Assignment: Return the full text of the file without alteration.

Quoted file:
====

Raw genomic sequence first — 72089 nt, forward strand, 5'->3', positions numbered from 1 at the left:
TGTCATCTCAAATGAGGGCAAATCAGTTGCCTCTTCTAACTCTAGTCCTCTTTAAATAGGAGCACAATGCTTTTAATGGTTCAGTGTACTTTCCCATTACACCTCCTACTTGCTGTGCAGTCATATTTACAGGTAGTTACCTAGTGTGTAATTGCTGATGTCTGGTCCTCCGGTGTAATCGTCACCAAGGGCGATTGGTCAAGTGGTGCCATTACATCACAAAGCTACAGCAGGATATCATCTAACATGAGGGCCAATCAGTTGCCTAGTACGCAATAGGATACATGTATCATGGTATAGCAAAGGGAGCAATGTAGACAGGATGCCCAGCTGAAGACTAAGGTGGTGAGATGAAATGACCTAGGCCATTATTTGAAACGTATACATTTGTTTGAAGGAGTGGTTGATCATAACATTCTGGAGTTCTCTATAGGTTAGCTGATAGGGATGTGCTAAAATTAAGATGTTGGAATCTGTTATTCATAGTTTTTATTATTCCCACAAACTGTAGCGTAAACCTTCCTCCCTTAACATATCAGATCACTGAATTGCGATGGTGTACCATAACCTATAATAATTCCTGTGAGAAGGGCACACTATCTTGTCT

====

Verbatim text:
Raw genomic sequence first — 72089 nt, forward strand, 5'->3', positions numbered from 1 at the left:
TGTCATCTCAAATGAGGGCAAATCAGTTGCCTCTTCTAACTCTAGTCCTCTTTAAATAGGAGCACAATGCTTTTAATGGTTCAGTGTACTTTCCCATTACACCTCCTACTTGCTGTGCAGTCATATTTACAGGTAGTTACCTAGTGTGTAATTGCTGATGTCTGGTCCTCCGGTGTAATCGTCACCAAGGGCGATTGGTCAAGTGGTGCCATTACATCACAAAGCTACAGCAGGATATCATCTAACATGAGGGCCAATCAGTTGCCTAGTACGCAATAGGATACATGTATCATGGTATAGCAAAGGGAGCAATGTAGACAGGATGCCCAGCTGAAGACTAAGGTGGTGAGATGAAATGACCTAGGCCATTATTTGAAACGTATACATTTGTTTGAAGGAGTGGTTGATCATAACATTCTGGAGTTCTCTATAGGTTAGCTGATAGGGATGTGCTAAAATTAAGATGTTGGAATCTGTTATTCATAGTTTTTATTATTCCCACAAACTGTAGCGTAAACCTTCCTCCCTTAACATATCAGATCACTGAATTGCGATGGTGTACCATAACCTATAATAATTCCTGTGAGAAGGGCACACTATCTTGTCT